In his 1945 memoir “Black Boy,” African-American author Richard Wright describes the process of migrating from the American South to cities far and wide like Chicago, Washington, D.C., New York, and Los Angeles. In the passage that would become the inspiration for the title of Isabel Wilkerson’s seminal work and a recent report, Wright states:
I was leaving the South
To fling myself into the unknown …
I was taking a part of the South to transplant in alien soil,
To see if it could grow differently,
If it could drink of new and cool rains,
Bend in strange winds,
Respond to the warmth of other suns
And, perhaps, to bloom.
Upon reaching their cities of destination, Blacks did not find perfection, but it wasn’t perfection they sought. Most pressing was escaping Jim Crow culture that was literally and figuratively depriving thousands of people of color of their lives and liberty—robbing them of the American dream.
What if I told you that the fate of millions of children, often Black and brown, remains in the balance? Their predicament is not tied to being in the South, but it is largely dependent upon geography. They are no longer relegated to segregated institutions, but instead navigate a bifurcated system of “haves” and “have-nots.”
If there’s a new Jim Crow, it’s K-12 education. Black students are more subject to in-school discipline and are suspended three times as often as their white counterparts. With all that time away from school is it any wonder that only 6% of Black students met all four ACT college readiness benchmarks? That compares to 33% of white students.
It is abundantly clear that there is still much work to be done in K-12 public schools in the U.S. I, for one, am not interested in waiting for the system to turn itself around while our children continue to wither and die on the vine. Instead, I support parents being able to access meaningful educational options that meet their child’s needs. Neither cost nor geography should stand as barriers to this agency.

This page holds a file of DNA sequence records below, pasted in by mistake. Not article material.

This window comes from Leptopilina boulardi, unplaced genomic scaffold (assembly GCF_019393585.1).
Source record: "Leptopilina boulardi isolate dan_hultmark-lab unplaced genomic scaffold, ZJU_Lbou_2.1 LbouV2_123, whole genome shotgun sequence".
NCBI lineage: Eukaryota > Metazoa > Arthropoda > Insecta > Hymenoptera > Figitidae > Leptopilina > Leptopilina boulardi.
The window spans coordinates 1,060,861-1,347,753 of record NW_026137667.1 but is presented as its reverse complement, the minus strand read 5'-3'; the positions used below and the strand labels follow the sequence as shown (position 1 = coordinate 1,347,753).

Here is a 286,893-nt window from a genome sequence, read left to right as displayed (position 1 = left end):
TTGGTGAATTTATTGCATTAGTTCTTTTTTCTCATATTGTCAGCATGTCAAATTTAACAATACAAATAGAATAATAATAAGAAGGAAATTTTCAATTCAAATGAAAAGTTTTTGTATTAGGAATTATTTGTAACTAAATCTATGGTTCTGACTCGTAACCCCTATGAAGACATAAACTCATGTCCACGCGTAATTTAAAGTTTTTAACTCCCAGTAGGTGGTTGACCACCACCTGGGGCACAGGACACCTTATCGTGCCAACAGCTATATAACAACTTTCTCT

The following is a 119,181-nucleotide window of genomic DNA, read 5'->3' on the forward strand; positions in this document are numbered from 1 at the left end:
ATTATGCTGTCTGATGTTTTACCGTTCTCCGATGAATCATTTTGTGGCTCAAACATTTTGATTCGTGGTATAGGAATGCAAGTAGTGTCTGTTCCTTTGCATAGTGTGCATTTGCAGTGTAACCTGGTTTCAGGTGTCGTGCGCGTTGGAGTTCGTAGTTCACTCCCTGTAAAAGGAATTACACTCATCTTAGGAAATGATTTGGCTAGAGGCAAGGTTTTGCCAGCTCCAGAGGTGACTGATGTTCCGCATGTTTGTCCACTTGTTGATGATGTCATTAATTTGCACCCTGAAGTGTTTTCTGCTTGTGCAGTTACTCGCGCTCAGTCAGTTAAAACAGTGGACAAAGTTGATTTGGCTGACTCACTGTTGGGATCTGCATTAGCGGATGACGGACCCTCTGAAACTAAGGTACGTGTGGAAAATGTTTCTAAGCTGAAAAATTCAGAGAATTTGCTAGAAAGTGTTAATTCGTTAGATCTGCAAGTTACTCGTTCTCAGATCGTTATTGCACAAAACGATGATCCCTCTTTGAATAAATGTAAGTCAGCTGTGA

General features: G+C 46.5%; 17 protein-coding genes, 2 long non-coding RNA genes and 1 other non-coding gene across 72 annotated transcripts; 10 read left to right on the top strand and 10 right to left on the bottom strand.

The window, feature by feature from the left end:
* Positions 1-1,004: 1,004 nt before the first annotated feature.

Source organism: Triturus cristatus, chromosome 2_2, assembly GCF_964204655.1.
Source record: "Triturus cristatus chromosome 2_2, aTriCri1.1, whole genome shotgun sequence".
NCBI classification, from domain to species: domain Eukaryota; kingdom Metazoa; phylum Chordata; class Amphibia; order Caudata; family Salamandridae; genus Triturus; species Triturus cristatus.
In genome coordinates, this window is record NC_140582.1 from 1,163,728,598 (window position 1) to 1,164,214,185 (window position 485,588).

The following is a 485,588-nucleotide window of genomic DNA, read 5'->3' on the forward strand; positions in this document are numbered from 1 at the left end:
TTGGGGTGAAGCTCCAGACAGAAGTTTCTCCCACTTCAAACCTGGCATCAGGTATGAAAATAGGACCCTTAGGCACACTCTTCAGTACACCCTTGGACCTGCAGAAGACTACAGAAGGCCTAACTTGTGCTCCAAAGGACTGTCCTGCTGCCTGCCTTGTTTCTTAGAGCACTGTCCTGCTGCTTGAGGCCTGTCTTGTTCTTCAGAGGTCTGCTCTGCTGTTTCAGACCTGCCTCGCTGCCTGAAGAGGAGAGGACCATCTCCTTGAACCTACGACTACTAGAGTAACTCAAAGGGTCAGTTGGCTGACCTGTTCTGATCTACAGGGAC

That being said, while school choice can be transformational for children, families, and communities, choice alone is not enough. The schools that parents choose must do their best to serve those students well. Thankfully, many of the private school leaders and board members that I’ve met with while advocating for parent choice programs are interested in creating the best learning environment possible for all students, regardless of socioeconomic status.
The Warmth of Other Schools
To better equip those who seek to foster a high-quality, inclusive, equitable, and mission-oriented environment for all students and families we recently released “The Warmth of Other Schools: Supporting Underrepresented Students in Private Schools.”
This new report features a road map for school leaders who want to improve their school community’s climate. Included in the report is a survey of existing research and best practices, but especially important are the voices of alumni and practitioners who have lived at the intersection of education and socioeconomic diversity.
To say this is “messy” work is an understatement. If you haven’t read a cringe-worthy story about a cultural encounter gone wrong at a public or private school recently, just wait a day or two. Here’s one from the district where my own kids are in school. Here’s one from my alma mater.
This report is particularly timely. Even now, school choice programs (charter, ESA, voucher, and otherwise) are being enacted in states across the country. Moreover, topics of civil rights, social justice, diversity, equity and inclusion have increasingly become part of the public consciousness. Taken together, thousands of historically underrepresented students will now have access to the school of their choice. The opportunity before us is to contemplate how we can ensure a holistically beneficial experience. This doesn’t mean schools should replace parents and other social networks, rather, new students and families can add to the vibrancy of a private school’s community while being woven into the school’s existing fabric.
We can do better and if ever there was a time, it’s now. I believe those of us willing to put our hands to the plow can cultivate a brighter future for historically underserved students. If we do, students won’t just matriculate, they will, perhaps, bloom.